Truman ordered the bombs dropped, one on Hiroshima on August 6th and another type of bomb, a plutonium bomb, which the military also wanted to test and demonstrate, on Nagasaki on August 9th. The Nagasaki bombing was moved up from the 11th to the 9th to decrease the likelihood of Japan surrendering first. Also on August 9th, the Soviets attacked the Japanese. During the next two weeks, the Soviets killed 84,000 Japanese while losing 12,000 of their own soldiers, and the United States continued bombing Japan with non-nuclear weapons — burning Japanese cities, as it had done to so much of Japan prior to August 6th that, when it came time to pick two cities to nuke, there hadn’t been many left to choose from. Then the Japanese surrendered.
That there was cause to use nuclear weapons is a myth. That there could again be cause to use nuclear weapons is a myth. That we can survive significant further use of nuclear weapons is a myth. That there is cause to produce nuclear weapons even though you’ll never use them is too stupid even to be a myth. And that we can forever survive possessing and proliferating nuclear weapons without someone intentionally or accidentally using them is pure insanity.
Why do U.S. history teachers in U.S. elementary schools today — in 2021! — tell children that nuclear bombs were dropped on Japan to save lives — or rather “the bomb” (singular) to avoid mentioning Nagasaki? Researchers and professors have poured over the evidence for 75 years. They know that Truman knew that the war was over, that Japan wanted to surrender, that the Soviet Union was about to invade. They’ve documented all the resistance to the bombing within the U.S. military and government and scientific community, as well as the motivation to test bombs that so much work and expense had gone into, as well as the motivation to intimidate the world and in particular the Soviets, as well as the open and shameless placing of zero value on Japanese lives. How were such powerful myths generated that the facts are treated like skunks at a picnic?
In Greg Mitchell’s 2020 book, The Beginning or the End: How Hollywood — and America — Learned to Stop Worrying and Love the Bomb, we have an account of the making of the 1947 MGM film, The Beginning or the End, which was carefully shaped by the U.S. government to promote falsehoods. The film bombed. It lost money. The ideal for a member of the U.S. public was clearly not to watch a really bad and boring pseudo-documentary with actors playing the scientists and warmongers who had produced a new form of mass-murder. The ideal action was to avoid any thought of the matter. But those who couldn’t avoid it were handed a glossy big-screen myth. You can watch it online for free, and as Mark Twain would have said, it’s worth every penny.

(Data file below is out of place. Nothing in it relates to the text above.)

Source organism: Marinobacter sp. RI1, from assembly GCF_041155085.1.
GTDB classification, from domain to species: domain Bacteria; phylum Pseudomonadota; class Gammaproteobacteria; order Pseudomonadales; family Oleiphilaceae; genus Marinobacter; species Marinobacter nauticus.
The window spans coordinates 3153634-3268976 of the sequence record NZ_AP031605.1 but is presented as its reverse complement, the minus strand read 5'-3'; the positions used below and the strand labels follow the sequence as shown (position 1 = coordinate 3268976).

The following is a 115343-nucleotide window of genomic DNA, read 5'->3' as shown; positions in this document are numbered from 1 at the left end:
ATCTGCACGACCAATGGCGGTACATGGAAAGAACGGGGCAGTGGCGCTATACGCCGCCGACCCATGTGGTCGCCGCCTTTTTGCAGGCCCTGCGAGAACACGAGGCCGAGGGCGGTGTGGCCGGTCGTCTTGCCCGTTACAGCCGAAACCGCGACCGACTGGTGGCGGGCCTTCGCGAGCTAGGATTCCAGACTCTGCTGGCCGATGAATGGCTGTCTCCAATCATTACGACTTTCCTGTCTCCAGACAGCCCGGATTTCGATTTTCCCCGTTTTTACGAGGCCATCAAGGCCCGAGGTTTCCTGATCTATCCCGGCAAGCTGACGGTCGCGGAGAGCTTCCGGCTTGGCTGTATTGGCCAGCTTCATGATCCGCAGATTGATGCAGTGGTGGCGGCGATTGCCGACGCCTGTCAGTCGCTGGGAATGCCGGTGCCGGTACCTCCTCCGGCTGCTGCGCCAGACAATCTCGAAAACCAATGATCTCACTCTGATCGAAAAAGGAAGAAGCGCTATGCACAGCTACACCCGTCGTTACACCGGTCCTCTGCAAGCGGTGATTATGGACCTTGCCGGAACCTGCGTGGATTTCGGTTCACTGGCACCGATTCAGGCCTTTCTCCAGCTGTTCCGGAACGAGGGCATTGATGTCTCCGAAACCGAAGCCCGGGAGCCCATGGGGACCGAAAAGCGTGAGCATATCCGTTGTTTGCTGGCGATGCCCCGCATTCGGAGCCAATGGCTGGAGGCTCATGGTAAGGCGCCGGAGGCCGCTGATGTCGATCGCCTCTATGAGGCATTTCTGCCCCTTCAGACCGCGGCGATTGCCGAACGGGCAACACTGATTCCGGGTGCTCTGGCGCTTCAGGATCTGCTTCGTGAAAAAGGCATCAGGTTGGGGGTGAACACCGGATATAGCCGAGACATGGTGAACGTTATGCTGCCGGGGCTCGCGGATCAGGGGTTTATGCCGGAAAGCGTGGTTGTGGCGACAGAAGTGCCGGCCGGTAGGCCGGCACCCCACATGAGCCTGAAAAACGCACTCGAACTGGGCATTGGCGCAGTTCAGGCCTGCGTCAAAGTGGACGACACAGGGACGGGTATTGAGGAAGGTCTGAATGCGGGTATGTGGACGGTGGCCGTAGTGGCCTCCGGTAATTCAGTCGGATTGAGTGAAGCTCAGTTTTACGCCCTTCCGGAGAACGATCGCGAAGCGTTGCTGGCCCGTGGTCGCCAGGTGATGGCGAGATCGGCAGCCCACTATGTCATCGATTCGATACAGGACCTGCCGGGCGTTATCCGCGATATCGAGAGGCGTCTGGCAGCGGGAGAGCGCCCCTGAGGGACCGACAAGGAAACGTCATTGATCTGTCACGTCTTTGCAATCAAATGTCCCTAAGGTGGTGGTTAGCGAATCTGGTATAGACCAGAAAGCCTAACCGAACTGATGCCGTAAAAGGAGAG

The film opens with what Mitchell describes as giving credit to the UK and Canada for their roles in producing the death machine — supposedly a cynical if falsified means of appealing to a larger market for the movie. But it really appears to be more blaming than crediting. This is an effort to spread the guilt. The film jumps quickly to blaming Germany for an imminent threat of nuking the world if the United States didn’t nuke it first. (You can actually have difficulty today getting young people to believe that Germany had surrendered prior to Hiroshima, or that the U.S. government knew in 1944 that Germany had abandoned atomic bomb research in 1942.) Then an actor doing a bad Einstein impression blames a long list of scientists from all over the world. Then some other personage suggests that the good guys are losing the war and had better hurry up and invent new bombs if they want to win it.
Over and over we’re told that bigger bombs will bring peace and end war. A Franklin Roosevelt impersonator even puts on a Woodrow Wilson act, claiming the atom bomb might end all war (something a surprising number of people actually believe it did, even in the face of the past 75 years of wars, which some U.S. professors describe as the Great Peace). We’re told and shown completely fabricated nonsense, such as that the U.S. dropped leaflets on Hiroshima to warn people (and for 10 days — “That’s 10 days more warning than they gave us at Pearl Harbor,” a character pronounces) and that the Japanese fired at the plane as it approached its target. In reality, the U.S. never dropped a single leaflet on Hiroshima but did — in good SNAFU fashion — drop tons of leaflets on Nagasaki the day after Nagasaki was bombed. Also, the hero of the movie dies from an accident while fiddling with the bomb to get it ready for use — a brave sacrifice for humanity on behalf of the war’s real victims — the members of the U.S. military. The film also claims that the people bombed “will never know what hit them,” despite the film makers knowing of the agonizing suffering of those who died slowly.